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New Research from the CWMH: Patterns of Atypical Antipsychotic Use During Pregnancy


The use of the newer “atypical” or second-generation antipsychotic agents is increasing.  Atypical antipsychotics are now used to treat a spectrum of psychiatric disorders, including schizophrenia, bipolar disorder, major depression, PTSD and other anxiety disorders.  Using data from the Medicaid Analytic eXtract (MAX) data of pregnant women who delivered infants born between 2001 and 2010, Park and colleagues looked at patterns of antipsychotic use during pregnancy.  

Among 1,522,247 pregnancies analyzed in this study, the prevalence of use of second-generation antipsychotics at any point during pregnancy increased about threefold, from 0.4% in 2001 to 1.3% in 2010. The use of first-generation antipsychotics remained stable at about 0.1%. The increased use of second-generation antipsychotics was driven largely by more frequent use among women with bipolar disorder. Quetiapine and aripiprazole were the most frequently used antipsychotics.  Polytherapy was common; antipsychotics were combined with antidepressants (65.2%), benzodiazepines (24.9%), and other mood stabilizers (22.0%). More than have of the women taking an antipsychotic in the three months prior to pregnancy discontinued the drug during pregnancy.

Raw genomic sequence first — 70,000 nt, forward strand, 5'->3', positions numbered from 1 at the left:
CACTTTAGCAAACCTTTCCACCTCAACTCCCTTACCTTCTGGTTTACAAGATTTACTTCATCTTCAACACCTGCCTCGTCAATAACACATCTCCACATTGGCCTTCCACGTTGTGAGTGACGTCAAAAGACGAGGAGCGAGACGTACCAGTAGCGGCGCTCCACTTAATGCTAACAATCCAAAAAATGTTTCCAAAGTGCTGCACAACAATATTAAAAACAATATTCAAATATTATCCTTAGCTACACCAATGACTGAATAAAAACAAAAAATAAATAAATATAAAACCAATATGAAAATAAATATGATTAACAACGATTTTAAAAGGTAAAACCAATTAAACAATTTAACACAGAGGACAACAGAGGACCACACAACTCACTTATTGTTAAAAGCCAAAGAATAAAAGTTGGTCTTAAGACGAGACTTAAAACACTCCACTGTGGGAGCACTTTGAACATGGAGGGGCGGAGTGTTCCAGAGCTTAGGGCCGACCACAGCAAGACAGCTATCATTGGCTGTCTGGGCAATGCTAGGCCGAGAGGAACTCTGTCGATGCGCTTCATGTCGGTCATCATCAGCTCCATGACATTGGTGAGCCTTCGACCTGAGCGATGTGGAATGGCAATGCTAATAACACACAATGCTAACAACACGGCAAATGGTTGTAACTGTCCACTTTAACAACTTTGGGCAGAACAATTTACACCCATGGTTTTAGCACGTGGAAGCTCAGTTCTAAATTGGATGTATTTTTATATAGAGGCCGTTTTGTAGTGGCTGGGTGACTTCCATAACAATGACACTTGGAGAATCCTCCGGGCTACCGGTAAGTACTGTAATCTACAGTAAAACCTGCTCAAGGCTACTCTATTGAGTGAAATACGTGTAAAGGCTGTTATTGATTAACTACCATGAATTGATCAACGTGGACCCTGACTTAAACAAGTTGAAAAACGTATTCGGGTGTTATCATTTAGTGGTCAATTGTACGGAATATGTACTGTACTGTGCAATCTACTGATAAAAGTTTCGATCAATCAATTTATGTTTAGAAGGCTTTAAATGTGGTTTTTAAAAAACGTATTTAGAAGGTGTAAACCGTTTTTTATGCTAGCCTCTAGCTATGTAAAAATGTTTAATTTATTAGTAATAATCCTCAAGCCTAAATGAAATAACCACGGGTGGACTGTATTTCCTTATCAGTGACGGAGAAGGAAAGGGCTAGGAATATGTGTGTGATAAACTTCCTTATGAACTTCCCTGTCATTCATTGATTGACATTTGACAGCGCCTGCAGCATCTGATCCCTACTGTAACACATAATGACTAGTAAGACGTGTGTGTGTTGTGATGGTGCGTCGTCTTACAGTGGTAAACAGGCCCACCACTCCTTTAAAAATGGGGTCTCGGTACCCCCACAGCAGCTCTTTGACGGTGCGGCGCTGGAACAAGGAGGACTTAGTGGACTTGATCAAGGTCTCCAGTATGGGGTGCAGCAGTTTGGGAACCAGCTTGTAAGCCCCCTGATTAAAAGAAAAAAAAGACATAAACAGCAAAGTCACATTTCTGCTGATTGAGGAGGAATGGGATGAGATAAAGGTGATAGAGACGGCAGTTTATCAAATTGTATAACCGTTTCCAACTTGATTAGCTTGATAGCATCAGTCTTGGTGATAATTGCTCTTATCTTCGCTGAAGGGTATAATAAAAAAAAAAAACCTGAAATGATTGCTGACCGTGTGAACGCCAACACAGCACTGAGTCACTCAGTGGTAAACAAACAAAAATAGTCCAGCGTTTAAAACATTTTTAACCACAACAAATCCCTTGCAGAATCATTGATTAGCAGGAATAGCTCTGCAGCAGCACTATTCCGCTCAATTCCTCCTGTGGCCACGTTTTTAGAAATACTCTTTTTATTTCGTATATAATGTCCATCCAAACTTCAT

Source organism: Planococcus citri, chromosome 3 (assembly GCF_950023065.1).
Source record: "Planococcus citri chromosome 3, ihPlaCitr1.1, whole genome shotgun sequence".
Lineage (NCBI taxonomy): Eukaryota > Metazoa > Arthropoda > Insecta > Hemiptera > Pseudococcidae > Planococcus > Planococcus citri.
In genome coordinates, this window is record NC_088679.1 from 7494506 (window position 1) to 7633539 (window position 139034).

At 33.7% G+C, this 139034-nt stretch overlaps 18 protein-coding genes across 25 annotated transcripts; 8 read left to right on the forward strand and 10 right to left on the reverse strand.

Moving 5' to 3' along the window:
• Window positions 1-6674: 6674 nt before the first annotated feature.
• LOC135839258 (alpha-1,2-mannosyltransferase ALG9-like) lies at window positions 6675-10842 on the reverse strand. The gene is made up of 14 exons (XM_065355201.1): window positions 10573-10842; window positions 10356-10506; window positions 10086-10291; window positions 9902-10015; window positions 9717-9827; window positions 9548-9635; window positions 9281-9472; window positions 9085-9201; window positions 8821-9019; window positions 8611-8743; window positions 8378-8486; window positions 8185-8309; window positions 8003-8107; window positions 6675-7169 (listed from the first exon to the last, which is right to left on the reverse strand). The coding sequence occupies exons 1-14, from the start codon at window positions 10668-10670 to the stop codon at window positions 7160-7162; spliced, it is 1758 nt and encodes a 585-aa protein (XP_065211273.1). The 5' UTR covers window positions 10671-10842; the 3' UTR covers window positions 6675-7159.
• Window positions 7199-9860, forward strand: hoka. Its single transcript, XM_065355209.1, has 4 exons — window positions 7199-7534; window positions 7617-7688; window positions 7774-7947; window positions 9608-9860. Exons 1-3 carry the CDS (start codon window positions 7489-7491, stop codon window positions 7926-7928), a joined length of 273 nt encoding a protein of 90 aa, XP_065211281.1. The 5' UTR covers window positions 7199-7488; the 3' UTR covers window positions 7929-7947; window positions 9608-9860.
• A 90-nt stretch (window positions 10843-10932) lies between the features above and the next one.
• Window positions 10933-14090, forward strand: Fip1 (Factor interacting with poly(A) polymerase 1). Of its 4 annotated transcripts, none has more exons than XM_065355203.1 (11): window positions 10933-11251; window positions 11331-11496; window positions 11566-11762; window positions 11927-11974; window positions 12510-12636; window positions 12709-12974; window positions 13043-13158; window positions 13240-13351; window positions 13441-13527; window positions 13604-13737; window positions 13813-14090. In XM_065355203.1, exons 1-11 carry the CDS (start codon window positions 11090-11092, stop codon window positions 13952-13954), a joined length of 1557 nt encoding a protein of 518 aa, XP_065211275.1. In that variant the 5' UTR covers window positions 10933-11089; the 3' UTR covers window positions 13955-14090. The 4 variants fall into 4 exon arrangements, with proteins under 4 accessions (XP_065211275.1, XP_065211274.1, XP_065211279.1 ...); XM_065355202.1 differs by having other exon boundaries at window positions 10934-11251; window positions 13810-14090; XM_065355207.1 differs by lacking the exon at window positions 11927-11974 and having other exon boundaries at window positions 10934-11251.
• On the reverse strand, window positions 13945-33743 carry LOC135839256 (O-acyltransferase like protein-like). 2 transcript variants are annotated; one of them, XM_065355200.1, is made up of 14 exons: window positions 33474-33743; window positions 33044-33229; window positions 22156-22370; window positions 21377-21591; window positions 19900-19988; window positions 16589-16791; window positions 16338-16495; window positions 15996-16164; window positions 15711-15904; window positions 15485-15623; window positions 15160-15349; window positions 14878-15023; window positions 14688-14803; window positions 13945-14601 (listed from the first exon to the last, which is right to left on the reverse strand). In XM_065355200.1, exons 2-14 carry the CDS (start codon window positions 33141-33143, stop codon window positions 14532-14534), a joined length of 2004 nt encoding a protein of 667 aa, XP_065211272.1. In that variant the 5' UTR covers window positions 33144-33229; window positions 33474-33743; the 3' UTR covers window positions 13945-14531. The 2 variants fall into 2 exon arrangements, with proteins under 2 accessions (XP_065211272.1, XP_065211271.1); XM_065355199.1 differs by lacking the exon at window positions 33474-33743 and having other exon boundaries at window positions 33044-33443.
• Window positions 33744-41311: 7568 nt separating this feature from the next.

Given the growing use of second-generation antipsychotics in pregnant women, this study highlights the importance of studying the safety of these drugs during pregnancy in order to inform clinical decision making for pregnant women with psychiatric illness.

We continue to recruit pregnant women for the National Pregnancy Registry for Atypical Antipsychotics.  Our goal with this registry is to evaluate the safety of atypical antipsychotic medications taken by women during pregnancy.  Women who are pregnant (or planning to conceive) and are taking antipsychotic medications may call TOLL-FREE to learn more about this study: 1-866-961-2388.

Ruta Nonacs, MD PhD


Antipsychotic Medication Use Among Publicly Insured Pregnant Women in the United States. Park Y, Huybrechts KF, Cohen JM, Bateman BT, Desai RJ, Patorno E, Mogun H, Cohen LS, Hernandez-Diaz S.  Psychiatr Serv. 2017 Jun 15.

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